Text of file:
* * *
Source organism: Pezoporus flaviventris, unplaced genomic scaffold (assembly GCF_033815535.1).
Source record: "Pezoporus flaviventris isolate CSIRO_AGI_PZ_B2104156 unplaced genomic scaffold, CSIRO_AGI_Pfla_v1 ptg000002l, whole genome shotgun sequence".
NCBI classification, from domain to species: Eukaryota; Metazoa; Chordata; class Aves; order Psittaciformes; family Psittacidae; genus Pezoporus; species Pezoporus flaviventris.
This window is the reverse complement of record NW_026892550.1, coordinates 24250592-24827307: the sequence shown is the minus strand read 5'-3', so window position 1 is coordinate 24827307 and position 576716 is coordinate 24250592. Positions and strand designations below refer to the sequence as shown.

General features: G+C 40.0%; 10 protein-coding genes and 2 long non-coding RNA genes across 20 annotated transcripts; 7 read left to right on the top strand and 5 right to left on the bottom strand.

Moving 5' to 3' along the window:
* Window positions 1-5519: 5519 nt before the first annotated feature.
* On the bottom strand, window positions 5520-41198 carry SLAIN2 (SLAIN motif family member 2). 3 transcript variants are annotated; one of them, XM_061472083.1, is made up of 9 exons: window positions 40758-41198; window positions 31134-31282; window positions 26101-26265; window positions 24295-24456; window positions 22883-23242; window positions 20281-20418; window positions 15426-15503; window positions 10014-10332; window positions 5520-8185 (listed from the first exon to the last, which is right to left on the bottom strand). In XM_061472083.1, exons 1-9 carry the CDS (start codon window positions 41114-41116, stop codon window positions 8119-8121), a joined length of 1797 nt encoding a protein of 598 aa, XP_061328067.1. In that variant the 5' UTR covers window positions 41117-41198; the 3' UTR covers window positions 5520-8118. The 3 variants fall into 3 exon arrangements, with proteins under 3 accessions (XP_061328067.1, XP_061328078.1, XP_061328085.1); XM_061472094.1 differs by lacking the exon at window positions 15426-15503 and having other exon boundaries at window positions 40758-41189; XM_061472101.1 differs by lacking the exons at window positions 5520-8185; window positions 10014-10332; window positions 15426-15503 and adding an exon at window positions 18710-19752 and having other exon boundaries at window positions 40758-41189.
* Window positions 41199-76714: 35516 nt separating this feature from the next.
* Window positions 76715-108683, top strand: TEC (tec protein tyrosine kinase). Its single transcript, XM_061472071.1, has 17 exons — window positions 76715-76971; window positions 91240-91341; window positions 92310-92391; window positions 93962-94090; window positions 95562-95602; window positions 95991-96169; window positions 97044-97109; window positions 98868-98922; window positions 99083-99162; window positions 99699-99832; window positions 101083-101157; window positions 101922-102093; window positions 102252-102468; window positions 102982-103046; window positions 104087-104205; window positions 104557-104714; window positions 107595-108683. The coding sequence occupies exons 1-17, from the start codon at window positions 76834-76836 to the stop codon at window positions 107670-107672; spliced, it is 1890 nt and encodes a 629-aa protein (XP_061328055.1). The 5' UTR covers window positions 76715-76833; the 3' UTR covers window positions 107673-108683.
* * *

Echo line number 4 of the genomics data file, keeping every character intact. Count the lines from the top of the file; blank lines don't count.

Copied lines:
This window is the reverse complement of record NW_026892550.1, coordinates 24250592-24827307: the sequence shown is the minus strand read 5'-3', so window position 1 is coordinate 24827307 and position 576716 is coordinate 24250592. Positions and strand designations below refer to the sequence as shown.